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Journal of Food Engineering 50 (2001) 117120


Research Note

Droplet size determination in food emulsions: comparison of ultrasonic and light scattering methods
John N. Coupland *, D. Julian McClements
Department of Food Science, Food Colloids and Biopolymers Laboratory, University of Massachusetts, Amherst, MA 01003, USA Received 26 November 1996; received in revised form 18 September 2000; accepted 4 November 2000

Abstract Ultrasonic velocity and attenuation spectra (15 MHz) were measured for a series of corn-oil-in-water emulsions (20 wt% oil in 2 wt% polyoxyethylene sorbitan monolaurate) with a range of dierent mean droplet diameters (0.51.5 lm). Multiple scattering theory was used to calculate mean diameters for each emulsion from both spectra. Droplet size was also determined using two commercial light scattering instruments. All techniques showed the same general trend of decreased size with increased degree of homogenization but there was only limited quantitative agreement between the various measurement techniques. 2001 Elsevier Science Ltd. All rights reserved.
Keywords: Emulsion; Ultrasound; Particle-sizing; Light-scattering

1. Introduction The colloidal properties of a food are important in determining bulk qualities such as mouthfeel, appearance and rheology (Dickinson & McClements, 1995); this is particularly true for food emulsions. A food emulsion consists of a suspension of small oil droplets in an aqueous continuum (e.g., milk, salad dressings, ice cream mix) or vice versa (e.g., butter, margarine, chocolate). It is therefore important to develop methods to accurately characterize the colloidal properties of food emulsions. The properties of a food emulsion that most contribute to its perceived characteristics are particle size distribution and oil concentration. Direct determination of these parameters is dicult because droplets are often too small to be resolved by conventional light microscopy. Electron microscopy provides adequate resolution, but sample preparation is more disruptive and may generate artifacts. The most commonly used technique for the characterization of food emulsions is laser light scattering, but this is only suitable for very dilute systems / < 0:05 wt% and

* Corresponding author. Present address: Department of Food Science, 103 Borland Laboratory, The Pennsylvania State University, University Park, PA 16802, USA. Tel.: +1-814-865-2636; fax: +1-814863-6132.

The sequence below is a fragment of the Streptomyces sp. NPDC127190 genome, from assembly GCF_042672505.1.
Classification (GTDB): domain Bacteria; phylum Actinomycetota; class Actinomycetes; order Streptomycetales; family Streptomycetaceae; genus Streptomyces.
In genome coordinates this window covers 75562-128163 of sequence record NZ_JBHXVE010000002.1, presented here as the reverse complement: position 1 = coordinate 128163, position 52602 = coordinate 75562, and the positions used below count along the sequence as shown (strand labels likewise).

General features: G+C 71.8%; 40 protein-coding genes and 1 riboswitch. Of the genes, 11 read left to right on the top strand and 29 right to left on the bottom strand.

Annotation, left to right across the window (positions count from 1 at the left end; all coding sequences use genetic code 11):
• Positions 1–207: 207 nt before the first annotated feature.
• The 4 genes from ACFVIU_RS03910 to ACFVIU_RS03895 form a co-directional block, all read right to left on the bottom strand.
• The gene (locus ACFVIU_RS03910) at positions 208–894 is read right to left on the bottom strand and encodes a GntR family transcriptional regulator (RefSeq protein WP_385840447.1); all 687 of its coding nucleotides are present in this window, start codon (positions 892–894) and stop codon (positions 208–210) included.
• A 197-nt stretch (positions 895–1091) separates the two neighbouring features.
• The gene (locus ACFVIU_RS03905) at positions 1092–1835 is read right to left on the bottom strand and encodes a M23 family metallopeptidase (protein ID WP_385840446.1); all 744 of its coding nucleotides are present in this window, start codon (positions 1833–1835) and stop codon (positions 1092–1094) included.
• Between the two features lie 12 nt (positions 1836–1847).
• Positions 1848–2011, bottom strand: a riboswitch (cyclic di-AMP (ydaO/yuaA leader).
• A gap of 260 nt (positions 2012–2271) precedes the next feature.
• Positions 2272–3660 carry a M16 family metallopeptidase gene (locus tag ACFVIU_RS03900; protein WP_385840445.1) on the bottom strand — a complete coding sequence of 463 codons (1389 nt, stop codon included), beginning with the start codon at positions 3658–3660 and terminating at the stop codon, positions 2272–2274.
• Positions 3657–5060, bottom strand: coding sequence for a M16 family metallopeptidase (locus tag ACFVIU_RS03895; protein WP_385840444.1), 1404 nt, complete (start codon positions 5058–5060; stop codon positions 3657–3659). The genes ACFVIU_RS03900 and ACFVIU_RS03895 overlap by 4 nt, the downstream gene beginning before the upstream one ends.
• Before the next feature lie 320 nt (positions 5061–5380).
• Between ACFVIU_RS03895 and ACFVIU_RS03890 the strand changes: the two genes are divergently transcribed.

dilution of more concentrated emulsions may disrupt delicate aggregates. Nuclear magnetic resonance has been used to characterize concentrated food emulsions but the apparatus is expensive and dicult to operate (Dickinson & McClements, 1995). Measurements of the electrical properties of an emulsion can also be related to its particle size distribution (e.g., Coulter Counter, electroacoustic techniques), but these techniques are often limited to charged particles in a conducting medium. Techniques to extend the ease-of-use and versatility of laser scattering particle sizing instruments to the more concentrated emulsions commonly found in foods would therefore be valuable. An ideal technique would be reliable, rapid, and applicable to real food emulsions under a range of process conditions. It would also be advantageous to make on-line, non-invasive measurements for process control. Ultrasonic sensors have the potential to meet many of these needs. It has been shown that the scattering of ultrasound by an emulsion is related to the size and concentration of the droplets as well as the physicochemical properties of the component phases (McClements, 1996). Various theories exist to predict the ultrasonic properties of an emulsion (Allegra & Hawley, 1971; Harker & Temple, 1988) as a function of droplet size and concentration. By calculating the particle size distribution that generates the best theoretical t to experimental measurements it is possible to characterize an unknown emulsion.

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J.N. Coupland, D.J. McClements / Journal of Food Engineering 50 (2001) 117120